Bill to Allow Livestock Auction Investment in Packing Facilities

by Colter Brown

Congresswoman Vicky Hartzler (R-Mo.) and Rep. Jimmy Panetta (D-Calif.), introduced the Amplifying Processing of Livestock in the United States (A-PLUS) Act. If enacted, the bill would remove a regulatory barrier and allow livestock auction market owners to own or invest in small and regional meatpacking entities. 

The Administration, Congress and the livestock industry agree there is a need for increased packer competition and additional shackle space. Currently, livestock auctions are not able to own, invest or participate in the operation of a packing plant or meat marketing business due to dated Packers and Stockyards Act regulation (9 CFR 201.67). This legislation is essential in removing this unnecessary barrier to cattle industry investment in the packing sector.

“We greatly appreciate Congresswoman Hartzler and Congressman Panetta introducing the A-PLUS Act to reduce a regulatory barrier that currently prohibits livestock auction owners like myself from investing in much needed packing capacity expansion,” Livestock Marketing Association President Larry Schnell said. “This is a great bill that will spur additional capacity and especially additional packers to increase competition and improve profitability for producers.”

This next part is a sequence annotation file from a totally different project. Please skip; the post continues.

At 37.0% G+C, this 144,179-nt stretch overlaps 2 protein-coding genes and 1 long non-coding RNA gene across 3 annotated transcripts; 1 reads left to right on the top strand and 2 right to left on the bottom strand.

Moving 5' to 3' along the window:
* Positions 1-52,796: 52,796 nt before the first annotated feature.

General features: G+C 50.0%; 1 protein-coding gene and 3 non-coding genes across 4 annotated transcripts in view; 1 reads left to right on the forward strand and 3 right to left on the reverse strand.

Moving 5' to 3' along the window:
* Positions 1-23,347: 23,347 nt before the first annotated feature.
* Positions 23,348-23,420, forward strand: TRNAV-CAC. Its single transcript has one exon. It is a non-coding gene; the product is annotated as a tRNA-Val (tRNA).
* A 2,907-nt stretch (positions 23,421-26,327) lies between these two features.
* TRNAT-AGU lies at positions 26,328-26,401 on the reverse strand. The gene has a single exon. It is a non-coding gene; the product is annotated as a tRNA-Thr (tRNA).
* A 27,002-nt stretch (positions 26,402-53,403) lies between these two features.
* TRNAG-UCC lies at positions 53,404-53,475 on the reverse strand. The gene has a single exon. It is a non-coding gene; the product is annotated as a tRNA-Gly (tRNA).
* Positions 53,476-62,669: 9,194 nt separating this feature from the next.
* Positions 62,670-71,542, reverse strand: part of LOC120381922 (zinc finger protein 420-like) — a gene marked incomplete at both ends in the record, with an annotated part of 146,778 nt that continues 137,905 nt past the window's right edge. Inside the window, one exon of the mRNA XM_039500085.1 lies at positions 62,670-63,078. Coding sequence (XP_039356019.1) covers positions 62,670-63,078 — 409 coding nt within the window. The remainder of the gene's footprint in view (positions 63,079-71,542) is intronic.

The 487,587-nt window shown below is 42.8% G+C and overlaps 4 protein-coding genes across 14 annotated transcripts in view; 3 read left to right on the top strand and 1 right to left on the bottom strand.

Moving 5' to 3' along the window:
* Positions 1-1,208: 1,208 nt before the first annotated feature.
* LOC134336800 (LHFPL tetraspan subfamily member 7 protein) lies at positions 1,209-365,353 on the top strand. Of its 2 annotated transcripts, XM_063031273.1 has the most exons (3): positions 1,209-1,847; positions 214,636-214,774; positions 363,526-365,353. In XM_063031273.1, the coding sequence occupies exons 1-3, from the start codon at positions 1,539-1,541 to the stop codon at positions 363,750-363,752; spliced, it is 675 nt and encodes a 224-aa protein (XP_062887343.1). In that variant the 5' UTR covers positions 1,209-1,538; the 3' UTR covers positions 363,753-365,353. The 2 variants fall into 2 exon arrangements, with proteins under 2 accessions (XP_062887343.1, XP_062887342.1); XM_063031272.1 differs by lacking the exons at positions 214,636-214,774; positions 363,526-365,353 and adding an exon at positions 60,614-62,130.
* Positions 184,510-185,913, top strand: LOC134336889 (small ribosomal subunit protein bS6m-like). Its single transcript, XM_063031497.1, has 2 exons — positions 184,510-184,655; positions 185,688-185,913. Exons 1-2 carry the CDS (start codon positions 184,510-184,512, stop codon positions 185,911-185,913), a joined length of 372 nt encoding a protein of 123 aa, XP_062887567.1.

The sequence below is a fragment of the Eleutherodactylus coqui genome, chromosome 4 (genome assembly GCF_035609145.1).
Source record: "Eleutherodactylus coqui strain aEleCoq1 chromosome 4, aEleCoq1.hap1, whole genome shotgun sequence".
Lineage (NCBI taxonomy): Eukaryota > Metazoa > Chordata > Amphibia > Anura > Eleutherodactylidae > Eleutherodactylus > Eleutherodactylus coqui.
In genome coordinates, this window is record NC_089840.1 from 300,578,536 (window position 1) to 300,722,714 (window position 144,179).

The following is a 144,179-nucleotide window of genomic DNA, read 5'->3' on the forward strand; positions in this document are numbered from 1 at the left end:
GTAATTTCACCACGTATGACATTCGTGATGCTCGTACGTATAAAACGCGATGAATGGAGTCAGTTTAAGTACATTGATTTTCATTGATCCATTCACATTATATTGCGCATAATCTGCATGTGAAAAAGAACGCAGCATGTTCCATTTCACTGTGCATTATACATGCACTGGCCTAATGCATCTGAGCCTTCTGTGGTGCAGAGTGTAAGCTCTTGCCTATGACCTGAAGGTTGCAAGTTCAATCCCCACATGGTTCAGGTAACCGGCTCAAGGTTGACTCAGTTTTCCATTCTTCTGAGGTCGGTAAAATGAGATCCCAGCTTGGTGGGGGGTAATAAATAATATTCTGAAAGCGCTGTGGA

The National Cattlemen’s Beef Association (NCBA) also supports the A-PLUS Act, calling it another tool in the toolbox to boost processing capacity and alleviate key challenges in cattle marketing.

“The need for new packing facilities has become a critical issue for the cattle industry. Huge amounts of capital are required to get new facilities up and running. Understanding the need for these new facilities, producers themselves have invested in these efforts but outdated regulations still prevent livestock markets from having ownership in packing facilities. The A-PLUS Act paves the way for the marketing segment of the cattle industry to be included as investors in these facilities, helping reduce dependence on major packers and improving the competitiveness of the live cattle market,” said Clint Berry, chairman of NCBA’s Livestock Marketing Council.

The A-PLUS Act amends the Packers and Stockyards Act to allow livestock markets to own, invest in, or manage small to medium-sized processing facilities with a slaughter capacity of less than 2,000 head per day or 700,000 head per year.

“The meatpacking sector continues to be the bottleneck in the cattle and beef supply chain,” said NCBA Senior Director of Government Affairs Tanner Beymer. “Opening more small and medium-sized processing facilities increases opportunities for producers to market their cattle and helps balance leverage in pricing negotiations.”



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